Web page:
How DKA Scared Me Into Shape
Three days before I went into diabetic ketoacidosis (DKA), I walked off a plane and into a dirty Tex Mex bar in the Dallas Airport. I had a two-hour layover and I was in pain: a sore throat, unquenchable thirst and a headache that felt like my brain was planning to escape via my left temple. I wanted the pain to go away and quickly, but the various over-the-counter meds I’d gobbled in-flight had yet to help. So I stumbled into a brightly lit bar, with a menu full of booze and egg frittatas, looking for a cure.
I wanted a drink to work the way you read about it working in books—a magic potion that clears away the dust of a bad day. It didn’t matter that alcohol made me fuzzy with bad decisions and sent my blood sugar bouncing. I needed a quick fix. I ordered and the bartender slid me a mimosa proving everything was indeed bigger in Texas.
I took a sip and my throat yelped in pain. My tongue fizzled and burned and my entire body asked me if I was kidding myself. Tears clouded my vision and my headache thumped like the bass in an EDM song.
I shoved the drink back after a painful sip or two. The bartender looked up, confused. It’s not helping, I told him. I could not longer medicate my pain with booze.
Since being diagnosed with type 1 diabetes nearly three years ago, I had gone from being a very bad diabetic to a slightly-less-terrible diabetic.
I had gotten my A1C down from 9.8 to a decent 7.0. I’d gone from pretending it didn’t exist—oops, I’m out of Lantus; it’s probably fine to miss a dose!—to checking my sugars regularly and counting carbs before meals.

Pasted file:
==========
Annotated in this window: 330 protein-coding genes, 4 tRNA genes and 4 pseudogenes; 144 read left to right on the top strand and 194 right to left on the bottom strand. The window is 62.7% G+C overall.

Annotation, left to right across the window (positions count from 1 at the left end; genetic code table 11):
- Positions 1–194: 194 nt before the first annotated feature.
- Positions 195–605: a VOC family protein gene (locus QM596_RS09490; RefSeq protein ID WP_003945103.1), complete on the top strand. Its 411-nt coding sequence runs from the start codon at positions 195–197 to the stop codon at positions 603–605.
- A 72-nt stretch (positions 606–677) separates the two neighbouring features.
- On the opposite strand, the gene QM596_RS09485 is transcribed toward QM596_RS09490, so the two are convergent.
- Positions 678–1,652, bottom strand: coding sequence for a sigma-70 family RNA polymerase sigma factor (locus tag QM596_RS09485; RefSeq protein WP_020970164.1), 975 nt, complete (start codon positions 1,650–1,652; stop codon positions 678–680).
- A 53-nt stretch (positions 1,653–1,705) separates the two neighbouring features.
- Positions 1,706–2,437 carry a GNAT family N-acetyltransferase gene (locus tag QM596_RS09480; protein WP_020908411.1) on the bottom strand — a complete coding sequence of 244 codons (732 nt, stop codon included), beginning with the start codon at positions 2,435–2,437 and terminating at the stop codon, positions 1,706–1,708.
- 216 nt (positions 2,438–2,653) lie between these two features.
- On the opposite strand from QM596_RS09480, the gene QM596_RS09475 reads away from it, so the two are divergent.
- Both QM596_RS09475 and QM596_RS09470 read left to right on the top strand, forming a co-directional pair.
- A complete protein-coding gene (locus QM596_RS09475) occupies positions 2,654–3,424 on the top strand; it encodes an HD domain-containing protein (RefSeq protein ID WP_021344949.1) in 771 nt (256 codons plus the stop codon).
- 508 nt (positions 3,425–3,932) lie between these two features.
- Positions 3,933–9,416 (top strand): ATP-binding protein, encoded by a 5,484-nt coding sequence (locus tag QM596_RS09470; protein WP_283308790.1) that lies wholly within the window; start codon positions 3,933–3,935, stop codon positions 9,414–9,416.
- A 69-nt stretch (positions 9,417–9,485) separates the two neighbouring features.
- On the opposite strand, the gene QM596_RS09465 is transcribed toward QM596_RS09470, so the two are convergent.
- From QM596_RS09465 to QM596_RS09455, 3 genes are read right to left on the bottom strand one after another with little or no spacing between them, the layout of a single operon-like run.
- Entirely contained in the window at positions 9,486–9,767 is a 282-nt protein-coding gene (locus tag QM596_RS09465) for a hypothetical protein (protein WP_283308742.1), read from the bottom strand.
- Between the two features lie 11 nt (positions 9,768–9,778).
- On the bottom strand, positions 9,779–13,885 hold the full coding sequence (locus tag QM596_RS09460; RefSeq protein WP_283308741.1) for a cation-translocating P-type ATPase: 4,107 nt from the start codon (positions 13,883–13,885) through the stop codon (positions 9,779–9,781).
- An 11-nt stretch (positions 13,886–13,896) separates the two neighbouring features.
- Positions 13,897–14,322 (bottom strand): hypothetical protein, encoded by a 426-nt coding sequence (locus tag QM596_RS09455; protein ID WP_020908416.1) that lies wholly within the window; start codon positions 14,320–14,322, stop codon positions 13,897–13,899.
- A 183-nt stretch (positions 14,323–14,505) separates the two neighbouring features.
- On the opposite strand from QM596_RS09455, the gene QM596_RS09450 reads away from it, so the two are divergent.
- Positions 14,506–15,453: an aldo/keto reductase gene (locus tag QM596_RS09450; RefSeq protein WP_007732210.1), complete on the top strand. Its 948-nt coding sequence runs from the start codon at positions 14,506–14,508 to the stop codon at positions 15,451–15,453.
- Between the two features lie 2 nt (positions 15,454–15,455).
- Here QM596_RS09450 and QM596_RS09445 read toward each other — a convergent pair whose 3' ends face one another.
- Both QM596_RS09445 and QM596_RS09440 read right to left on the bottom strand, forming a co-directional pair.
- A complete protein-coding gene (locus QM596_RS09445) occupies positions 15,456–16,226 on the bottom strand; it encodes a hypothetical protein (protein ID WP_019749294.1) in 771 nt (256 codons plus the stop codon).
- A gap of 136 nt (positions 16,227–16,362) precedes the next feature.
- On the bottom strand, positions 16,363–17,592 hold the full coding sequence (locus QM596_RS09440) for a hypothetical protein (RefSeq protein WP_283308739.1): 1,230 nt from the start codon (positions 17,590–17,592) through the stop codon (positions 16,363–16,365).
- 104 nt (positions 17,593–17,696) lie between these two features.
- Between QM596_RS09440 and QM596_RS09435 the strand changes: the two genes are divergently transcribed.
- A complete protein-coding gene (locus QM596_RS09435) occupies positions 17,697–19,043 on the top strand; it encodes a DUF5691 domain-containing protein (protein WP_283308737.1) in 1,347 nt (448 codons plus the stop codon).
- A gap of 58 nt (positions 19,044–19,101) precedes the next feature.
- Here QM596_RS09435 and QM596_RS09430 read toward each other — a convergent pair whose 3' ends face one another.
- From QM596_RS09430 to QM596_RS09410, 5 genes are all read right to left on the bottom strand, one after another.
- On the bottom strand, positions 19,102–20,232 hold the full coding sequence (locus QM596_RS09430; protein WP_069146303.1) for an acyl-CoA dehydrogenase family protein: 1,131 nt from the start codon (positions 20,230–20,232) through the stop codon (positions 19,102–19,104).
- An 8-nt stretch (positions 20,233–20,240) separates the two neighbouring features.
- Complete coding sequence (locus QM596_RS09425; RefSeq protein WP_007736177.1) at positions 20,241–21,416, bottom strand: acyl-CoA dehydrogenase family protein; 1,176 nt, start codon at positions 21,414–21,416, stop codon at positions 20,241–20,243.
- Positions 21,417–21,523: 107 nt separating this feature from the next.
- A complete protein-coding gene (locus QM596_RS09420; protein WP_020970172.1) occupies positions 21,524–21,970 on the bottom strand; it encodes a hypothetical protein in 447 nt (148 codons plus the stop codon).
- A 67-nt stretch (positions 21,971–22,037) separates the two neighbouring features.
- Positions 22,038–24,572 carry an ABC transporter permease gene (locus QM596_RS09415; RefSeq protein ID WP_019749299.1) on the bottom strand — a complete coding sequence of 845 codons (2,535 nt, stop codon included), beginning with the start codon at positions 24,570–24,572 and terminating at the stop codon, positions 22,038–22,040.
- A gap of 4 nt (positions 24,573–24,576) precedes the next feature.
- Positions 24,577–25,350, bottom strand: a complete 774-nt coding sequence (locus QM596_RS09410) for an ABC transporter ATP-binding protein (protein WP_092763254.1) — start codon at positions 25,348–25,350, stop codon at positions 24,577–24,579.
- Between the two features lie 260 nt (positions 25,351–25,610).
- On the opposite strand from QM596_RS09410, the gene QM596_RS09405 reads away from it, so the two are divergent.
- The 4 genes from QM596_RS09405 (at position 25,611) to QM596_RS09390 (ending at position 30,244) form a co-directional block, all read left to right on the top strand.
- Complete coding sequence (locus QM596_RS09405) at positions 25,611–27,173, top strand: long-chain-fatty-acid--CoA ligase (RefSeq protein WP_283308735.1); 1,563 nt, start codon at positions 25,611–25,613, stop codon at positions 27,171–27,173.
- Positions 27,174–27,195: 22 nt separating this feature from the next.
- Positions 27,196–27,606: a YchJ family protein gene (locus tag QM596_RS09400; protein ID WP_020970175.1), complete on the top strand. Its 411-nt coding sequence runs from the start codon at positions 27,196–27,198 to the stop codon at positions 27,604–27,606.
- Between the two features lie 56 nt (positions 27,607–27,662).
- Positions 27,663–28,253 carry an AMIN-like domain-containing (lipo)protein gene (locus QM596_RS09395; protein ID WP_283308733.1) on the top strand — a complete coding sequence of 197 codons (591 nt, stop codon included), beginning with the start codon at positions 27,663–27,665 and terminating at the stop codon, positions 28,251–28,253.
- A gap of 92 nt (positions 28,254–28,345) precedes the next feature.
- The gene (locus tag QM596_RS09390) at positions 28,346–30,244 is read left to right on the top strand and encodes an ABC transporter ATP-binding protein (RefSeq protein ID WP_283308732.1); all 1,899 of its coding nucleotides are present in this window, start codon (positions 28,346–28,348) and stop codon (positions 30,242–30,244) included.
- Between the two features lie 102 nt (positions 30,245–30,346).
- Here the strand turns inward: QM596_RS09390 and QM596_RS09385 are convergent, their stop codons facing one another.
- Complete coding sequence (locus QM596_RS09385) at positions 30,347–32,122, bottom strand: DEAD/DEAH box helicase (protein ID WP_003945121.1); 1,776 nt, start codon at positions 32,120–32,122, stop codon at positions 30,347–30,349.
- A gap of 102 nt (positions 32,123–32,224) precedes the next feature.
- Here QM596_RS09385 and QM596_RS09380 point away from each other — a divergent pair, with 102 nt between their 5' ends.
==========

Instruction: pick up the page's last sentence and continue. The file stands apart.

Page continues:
But I still refused to understand how serious this disease was, until I found myself in the ICU, an IV drip of insulin in one arm and a feeding tube in another.
Maybe I thought that because I was such a late type 1 diagnosis—25 at onset, 26 when they stopped calling it type 2—I was immune to this swell of the disease, and to DKA, its fatal complication.
Maybe I believed diabetic ketoacidosis was just a Mary Poppins name for a complication I didn’t expect to have. Maybe I didn’t even really believe I’d been diagnosed with another chronic disease, another crappy continuation to my barely functioning body of bad luck.
Diabetes’ complications were certainly not something I could have imagined those first days of high blood sugars, when the doctors thought a 550 blood glucose was a side effect of the Prednisone I took for lupus, or perhaps a complication of losing my thyroid to cancer when I was 21. No one then seemed to take it too seriously, so why should I?